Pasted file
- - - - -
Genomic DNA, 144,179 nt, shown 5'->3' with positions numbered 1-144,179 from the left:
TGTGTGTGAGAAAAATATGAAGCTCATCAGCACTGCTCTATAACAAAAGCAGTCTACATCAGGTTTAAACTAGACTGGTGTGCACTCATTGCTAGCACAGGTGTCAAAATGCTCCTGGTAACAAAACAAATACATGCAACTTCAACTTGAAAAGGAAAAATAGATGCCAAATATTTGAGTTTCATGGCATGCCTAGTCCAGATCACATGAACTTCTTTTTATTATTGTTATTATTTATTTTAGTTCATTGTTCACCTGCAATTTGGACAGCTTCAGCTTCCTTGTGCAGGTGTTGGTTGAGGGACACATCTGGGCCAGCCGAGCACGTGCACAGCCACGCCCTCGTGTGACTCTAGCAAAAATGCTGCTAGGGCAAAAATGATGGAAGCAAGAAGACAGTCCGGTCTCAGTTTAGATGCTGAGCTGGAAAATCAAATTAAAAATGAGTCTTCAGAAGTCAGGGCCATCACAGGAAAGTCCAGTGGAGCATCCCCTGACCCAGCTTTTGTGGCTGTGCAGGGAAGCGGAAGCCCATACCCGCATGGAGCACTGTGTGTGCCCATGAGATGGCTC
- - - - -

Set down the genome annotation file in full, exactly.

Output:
Genomic DNA, 144,179 nt, shown 5'->3' with positions numbered 1-144,179 from the left:
TGTGTGTGAGAAAAATATGAAGCTCATCAGCACTGCTCTATAACAAAAGCAGTCTACATCAGGTTTAAACTAGACTGGTGTGCACTCATTGCTAGCACAGGTGTCAAAATGCTCCTGGTAACAAAACAAATACATGCAACTTCAACTTGAAAAGGAAAAATAGATGCCAAATATTTGAGTTTCATGGCATGCCTAGTCCAGATCACATGAACTTCTTTTTATTATTGTTATTATTTATTTTAGTTCATTGTTCACCTGCAATTTGGACAGCTTCAGCTTCCTTGTGCAGGTGTTGGTTGAGGGACACATCTGGGCCAGCCGAGCACGTGCACAGCCACGCCCTCGTGTGACTCTAGCAAAAATGCTGCTAGGGCAAAAATGATGGAAGCAAGAAGACAGTCCGGTCTCAGTTTAGATGCTGAGCTGGAAAATCAAATTAAAAATGAGTCTTCAGAAGTCAGGGCCATCACAGGAAAGTCCAGTGGAGCATCCCCTGACCCAGCTTTTGTGGCTGTGCAGGGAAGCGGAAGCCCATACCCGCATGGAGCACTGTGTGTGCCCATGAGATGGCTC